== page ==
By MARY BEIGHTON
MENOPAUSE is a natural part of every woman’s life, but it can be hard to manage the symptoms at work.
A lack of understanding and support in the workplace has resulted in around 900,000 women leaving their jobs, according to research from BUPA. Businesses that want to retain talented and experienced employees must implement policies and practices that address the issue and help women to continue in their roles.
Although the government recently rejected a move to make the menopause a protected characteristic in its own right, it has encouraged businesses to consider specific policies. These include adjustments to roles and/or working environments, keeping absences taken for menopause symptoms separate from regular sick leave, and providing access to specialist health advice.
A good place for a company to start is by signing the Menopause Workplace Pledge, which demonstrates understanding of the issue and a willingness to provide support.
Women over 50 are the fastest-growing demographic in the workplace, but many pass up promotion, reduce their hours, and leave work due to challenging menopausal symptoms.
Part of the problem is stigma and embarrassment: Many women are unwilling to discuss menopause-related health problems with their line manager, or ask for the support or adjustments that they need.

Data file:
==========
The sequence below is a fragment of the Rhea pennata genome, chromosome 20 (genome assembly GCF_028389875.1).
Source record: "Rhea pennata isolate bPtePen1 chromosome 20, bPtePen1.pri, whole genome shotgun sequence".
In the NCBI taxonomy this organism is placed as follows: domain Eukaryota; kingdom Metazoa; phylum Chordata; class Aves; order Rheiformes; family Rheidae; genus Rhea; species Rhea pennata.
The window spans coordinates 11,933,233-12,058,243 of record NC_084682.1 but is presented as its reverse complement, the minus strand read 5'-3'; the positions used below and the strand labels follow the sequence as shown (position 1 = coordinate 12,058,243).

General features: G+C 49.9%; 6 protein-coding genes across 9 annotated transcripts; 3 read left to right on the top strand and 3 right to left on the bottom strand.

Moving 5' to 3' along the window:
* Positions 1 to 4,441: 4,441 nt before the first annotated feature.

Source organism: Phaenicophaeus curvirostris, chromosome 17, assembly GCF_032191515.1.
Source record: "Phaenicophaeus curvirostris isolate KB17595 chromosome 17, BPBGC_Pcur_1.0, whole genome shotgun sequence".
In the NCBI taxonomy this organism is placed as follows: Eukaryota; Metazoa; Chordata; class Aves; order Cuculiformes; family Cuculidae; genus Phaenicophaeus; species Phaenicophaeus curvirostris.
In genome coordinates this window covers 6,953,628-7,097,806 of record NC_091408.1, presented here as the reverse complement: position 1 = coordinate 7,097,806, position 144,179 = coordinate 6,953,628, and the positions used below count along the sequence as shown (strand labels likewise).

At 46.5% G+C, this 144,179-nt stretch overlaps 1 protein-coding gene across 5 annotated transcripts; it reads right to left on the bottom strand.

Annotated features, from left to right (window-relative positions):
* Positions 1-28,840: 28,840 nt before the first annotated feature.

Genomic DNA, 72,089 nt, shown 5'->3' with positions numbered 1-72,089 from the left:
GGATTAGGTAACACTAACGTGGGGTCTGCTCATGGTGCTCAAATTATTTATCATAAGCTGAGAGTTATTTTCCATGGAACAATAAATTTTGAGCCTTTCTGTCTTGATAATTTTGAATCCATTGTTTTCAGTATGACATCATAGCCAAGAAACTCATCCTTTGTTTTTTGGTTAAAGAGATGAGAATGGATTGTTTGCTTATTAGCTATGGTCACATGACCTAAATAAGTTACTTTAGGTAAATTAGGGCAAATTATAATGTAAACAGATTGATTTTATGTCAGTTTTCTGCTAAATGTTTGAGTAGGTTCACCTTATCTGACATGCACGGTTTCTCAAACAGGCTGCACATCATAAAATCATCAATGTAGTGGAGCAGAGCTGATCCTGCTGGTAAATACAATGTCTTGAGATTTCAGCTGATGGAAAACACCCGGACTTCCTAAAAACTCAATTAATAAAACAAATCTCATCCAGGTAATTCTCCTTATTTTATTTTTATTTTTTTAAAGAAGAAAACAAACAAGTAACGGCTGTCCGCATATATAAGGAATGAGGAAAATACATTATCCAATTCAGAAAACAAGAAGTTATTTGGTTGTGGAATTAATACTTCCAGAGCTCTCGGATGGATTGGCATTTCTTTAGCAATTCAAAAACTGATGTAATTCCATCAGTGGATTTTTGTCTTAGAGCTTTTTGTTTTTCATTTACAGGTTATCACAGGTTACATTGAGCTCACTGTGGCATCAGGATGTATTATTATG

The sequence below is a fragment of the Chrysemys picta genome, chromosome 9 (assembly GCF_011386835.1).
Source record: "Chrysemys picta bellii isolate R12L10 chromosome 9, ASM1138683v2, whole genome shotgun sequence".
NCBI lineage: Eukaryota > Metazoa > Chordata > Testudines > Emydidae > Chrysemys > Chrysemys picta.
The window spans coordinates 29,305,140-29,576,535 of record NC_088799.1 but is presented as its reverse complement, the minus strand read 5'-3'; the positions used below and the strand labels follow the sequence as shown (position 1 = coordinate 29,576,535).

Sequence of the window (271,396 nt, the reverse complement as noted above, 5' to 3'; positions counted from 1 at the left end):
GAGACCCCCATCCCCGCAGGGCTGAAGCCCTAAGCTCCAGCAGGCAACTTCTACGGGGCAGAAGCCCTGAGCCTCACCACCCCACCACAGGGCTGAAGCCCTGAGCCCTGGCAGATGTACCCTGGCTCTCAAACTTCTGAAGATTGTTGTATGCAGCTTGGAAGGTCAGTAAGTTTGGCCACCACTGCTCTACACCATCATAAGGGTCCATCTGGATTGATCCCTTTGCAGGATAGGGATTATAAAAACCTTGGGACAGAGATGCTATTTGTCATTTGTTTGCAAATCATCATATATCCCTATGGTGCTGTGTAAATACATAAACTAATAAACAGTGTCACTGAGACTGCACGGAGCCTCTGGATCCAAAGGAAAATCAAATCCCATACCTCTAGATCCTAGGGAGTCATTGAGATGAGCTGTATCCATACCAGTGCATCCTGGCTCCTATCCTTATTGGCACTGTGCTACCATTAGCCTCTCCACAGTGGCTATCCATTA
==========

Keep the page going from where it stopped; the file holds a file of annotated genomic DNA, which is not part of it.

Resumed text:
While existing company policies relating to age, gender or disability will offer some support and protection, it needs to be easier to request, and access, help.
All line managers should be clear on company policy and practices, and be able to act when intervention is necessary.
It’s important to foster an environment in which employees can openly and comfortably engage in discussions about menopause. And it’s not a “women-only” issue — everyone in the workplace should be aware of the potential impact. Forums and literature can help to raise that level of awareness, and de-stigmatise the subject.
With correct workplace policies, the debilitating effects of the menopause can be made more manageable. Supporting those who suffer with extreme symptoms will improve their working experience — and enable their continued contribution to the business.
Mary Beighton is Head of People and Culture at Zuto